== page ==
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Knowing Your Place

November 24, 2013 — 0

Long ago, in what seems like another life, a colleague much senior to me (in age, experience and level) summoned me to his office on a Friday afternoon for a "chat."  Sounded ominous, and it was. I'd been working for the (unnamed) company for some time, and had achieved some early success.  Enough success that I wasn't just feeling confident, I was feeling unstoppable.  You might say that my ambition was showing.

Like Reese Witherspoon's character in Election.  The executive, a tall man with decades of service under his Gucci belt, started by acknowledging the progress I'd made at the company: "You've got this little rocket ship, or whatever you want to call it.  You're moving fast, and us corporate guys upstairs are moving so slow.  You wear your sneakers and your ripped jeans and you think you're soooo cool." He was right, I did think I was kinda cool, back then.  I was also -- I didn't realize it -- beginning to venture into areas of that company in which I wasn't, shall we say, welcome.  Areas that weren't, as they say, part of my job. "Well," he continued, "You should realize you're one of us now.  And you need to, you need to..." Oh, Lord.  I've pissed off this man, big time.  I've somehow disturbed his universe.  Here it comes.  I waited and waited for his next few words, but he seemed stuck.  I stared at his shoes, which cost more than my monthly rent. "You need to know..." What did I need to know? "You need to know your, your..." I couldn't take it anymore.  I finished the sentence for him: "My place?" I asked. "Yes," he said.  "That's all, you can go now." As I walked out of his office and down to the elevator, I remembered a line from The Cluetrain Manifesto, co-authored by my friend, Doc Searls: "Just about all the concessions we make to work in a well-run, non-disturbing, secure, predictably successful, managed environment have to do with giving up our voice." Today I work in a place that, unlike most others, I'm never expected to give up my voice.  In fact, having a voice, not giving it up -- and having enough confidence to use it to inspire others -- is probably half the reason I have my job. Last week, we had a huge idea for a client.  And by "we" I don't mean me.  I'm the one who heard it, developed it with my team, and ultimately pitched it.  The client loved and bought it.  It was huge. But the idea itself came from a colleague in an area of our company whose job description couldn't read less like a creative mandate.  Someone who in most companies wouldn't even have the courage or the opportunity to express a creative idea outside her narrow lane. I used to say all the time that one of my biggest goals was to bring creativity and innovation to every area of an organization.  Problem is, that kind of hubris presumes creativity and innovation aren't already present in those areas, and that I'm somehow the one who can bring it. Look closer: creativity and innovation are bubbling under every surface, thriving in every nook.  It's up to each of us to find ways to unlock and unleash it.  To champion ideas, no matter where they come from.  And to celebrate anyone with the courage to express themselves beyond the parameters of their job description. Great people work hard.  Great ideas shouldn't have to. Know your place, indeed.  If where you work doesn't sound like a place that believes in the brilliance of human creative potential, maybe you're in the wrong place.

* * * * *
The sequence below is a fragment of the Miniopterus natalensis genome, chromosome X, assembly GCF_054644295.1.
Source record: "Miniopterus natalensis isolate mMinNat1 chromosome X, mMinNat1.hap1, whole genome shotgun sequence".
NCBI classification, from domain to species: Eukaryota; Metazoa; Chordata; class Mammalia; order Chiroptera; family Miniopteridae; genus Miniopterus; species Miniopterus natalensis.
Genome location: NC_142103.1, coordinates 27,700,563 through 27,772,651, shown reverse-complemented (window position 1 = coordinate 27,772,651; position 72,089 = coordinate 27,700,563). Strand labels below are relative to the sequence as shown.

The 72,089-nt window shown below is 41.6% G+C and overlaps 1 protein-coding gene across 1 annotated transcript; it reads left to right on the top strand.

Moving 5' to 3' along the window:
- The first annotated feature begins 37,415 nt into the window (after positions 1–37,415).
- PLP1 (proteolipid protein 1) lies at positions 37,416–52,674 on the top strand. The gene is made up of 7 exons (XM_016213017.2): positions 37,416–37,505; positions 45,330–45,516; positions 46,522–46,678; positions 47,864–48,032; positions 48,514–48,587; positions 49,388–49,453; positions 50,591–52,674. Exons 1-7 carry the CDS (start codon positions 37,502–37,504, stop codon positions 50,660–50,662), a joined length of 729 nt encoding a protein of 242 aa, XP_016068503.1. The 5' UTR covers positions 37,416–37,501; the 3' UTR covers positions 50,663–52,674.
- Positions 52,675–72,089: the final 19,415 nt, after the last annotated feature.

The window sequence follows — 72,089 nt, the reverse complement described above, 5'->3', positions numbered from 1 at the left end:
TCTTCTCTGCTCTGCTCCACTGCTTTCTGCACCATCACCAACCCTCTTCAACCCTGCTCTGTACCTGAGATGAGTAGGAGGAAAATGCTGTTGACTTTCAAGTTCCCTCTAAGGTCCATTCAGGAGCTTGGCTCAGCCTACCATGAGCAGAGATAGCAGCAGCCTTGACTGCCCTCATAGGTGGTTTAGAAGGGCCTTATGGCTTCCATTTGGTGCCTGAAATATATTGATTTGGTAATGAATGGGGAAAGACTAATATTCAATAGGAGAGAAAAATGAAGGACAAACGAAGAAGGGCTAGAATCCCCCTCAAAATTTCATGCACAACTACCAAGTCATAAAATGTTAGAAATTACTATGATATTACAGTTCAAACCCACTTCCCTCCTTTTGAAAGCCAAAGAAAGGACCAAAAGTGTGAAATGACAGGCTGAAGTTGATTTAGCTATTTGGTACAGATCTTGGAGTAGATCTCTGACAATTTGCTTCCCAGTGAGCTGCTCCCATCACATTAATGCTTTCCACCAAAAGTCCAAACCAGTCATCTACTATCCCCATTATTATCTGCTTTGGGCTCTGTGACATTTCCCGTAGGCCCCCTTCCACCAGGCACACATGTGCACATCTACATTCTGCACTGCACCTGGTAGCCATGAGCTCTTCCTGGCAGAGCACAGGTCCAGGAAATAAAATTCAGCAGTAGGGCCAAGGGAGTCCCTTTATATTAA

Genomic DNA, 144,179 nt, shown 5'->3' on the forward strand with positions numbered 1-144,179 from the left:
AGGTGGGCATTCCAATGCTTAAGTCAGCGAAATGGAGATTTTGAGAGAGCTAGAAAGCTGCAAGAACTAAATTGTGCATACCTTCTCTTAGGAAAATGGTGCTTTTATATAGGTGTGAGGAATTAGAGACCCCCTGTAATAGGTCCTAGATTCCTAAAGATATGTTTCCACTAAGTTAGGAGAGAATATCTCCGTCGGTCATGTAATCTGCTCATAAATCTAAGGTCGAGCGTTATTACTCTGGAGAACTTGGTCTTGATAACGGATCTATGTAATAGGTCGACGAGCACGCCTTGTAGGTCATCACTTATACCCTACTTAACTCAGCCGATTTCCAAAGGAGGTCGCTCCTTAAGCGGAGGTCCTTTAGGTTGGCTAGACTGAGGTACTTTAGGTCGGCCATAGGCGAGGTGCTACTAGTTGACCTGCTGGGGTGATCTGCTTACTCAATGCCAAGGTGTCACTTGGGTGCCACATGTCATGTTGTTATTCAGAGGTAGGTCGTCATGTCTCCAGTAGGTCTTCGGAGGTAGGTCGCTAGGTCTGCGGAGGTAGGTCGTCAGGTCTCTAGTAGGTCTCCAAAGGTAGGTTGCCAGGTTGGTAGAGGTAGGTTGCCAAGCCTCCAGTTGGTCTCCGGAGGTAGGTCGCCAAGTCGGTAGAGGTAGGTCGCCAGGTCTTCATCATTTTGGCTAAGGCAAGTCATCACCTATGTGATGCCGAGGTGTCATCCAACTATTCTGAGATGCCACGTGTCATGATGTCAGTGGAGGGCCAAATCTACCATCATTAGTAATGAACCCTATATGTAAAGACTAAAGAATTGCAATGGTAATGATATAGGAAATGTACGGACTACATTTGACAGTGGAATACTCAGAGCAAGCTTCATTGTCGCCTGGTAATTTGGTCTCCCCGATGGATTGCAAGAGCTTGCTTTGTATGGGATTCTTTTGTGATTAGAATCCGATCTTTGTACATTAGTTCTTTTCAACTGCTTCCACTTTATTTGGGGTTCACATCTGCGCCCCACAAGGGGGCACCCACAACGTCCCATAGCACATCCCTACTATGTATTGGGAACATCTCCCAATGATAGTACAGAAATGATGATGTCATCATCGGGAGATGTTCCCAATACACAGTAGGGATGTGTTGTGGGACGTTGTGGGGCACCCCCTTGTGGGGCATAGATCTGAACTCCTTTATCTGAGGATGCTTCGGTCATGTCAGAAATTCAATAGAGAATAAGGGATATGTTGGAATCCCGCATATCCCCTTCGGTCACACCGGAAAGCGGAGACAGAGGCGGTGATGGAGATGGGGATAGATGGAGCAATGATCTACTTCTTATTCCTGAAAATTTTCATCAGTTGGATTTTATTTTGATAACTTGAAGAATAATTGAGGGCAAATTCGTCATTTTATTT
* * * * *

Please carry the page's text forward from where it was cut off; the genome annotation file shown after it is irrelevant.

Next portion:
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Yahoo! News Presents: How Millennials Will Change the Workforce

October 8, 2013 — 1

Yahoo! News recently invited me to appear on its live special exploring the future of the U.S workforce.  See below for my comments on "sidepreneurs," the value of a college degree, and the impact of the Millennial generation on life at the office...

From Yahoo! News' intro:

By 2020, nearly 50% of the U.S. workforce will consist of millennials (according to U.S. Bureau of Labor Statistics) -- that's the generation of people born between 1985-2000. And 25% of millennials expect to jump between six different companies during their careers. That's a drastic change to the way in which the careers of Baby Boomers played out. So how will this change the workforce?  

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From My New Interview On The Viacom Blog

October 6, 2013 — 0

I was recently interviewed by the Viacom Blog.  There I talk about the power of Viacom innovation, the origin of Scratch, and my gratitude to the friends and colleagues who've worked so hard and so brilliantly, side by side with me for the last ten years.  We're a team.  Fortune Magazine noticed, and it highlights our work in its new issue of the 40 emerging business leaders under 40 years old.  I'm honored to be in such  esteemed company, and so proud of what this incredible team stands for at Viacom.  

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Cannes 2013: My Conversation On Creativity With OK Go Lead Singer Damian Kulash

June 28, 2013 — 0

As part of Viacom's trip to this year's Cannes Lions International Festival of Creativity, I sat down for a conversation with Damian Kulash, lead singer of OK Go. Last year, Damian and the band won 7 Cannes Lions, 4 of which were gold. Here's an excerpt from our chat: Also check out OK Go's new app, which is super fun to play and shot to the top on iTunes. Here's the video the band made to explain how it works:

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Buy Flovent No Prescription

January 30, 2012 — 0

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Where Can I Buy Imitrex

May 5, 2011 — 0

CNN Where Can I Buy Imitrex, reports a tech lab in Japan has come up with a way for us to kiss each other over the interwebs.


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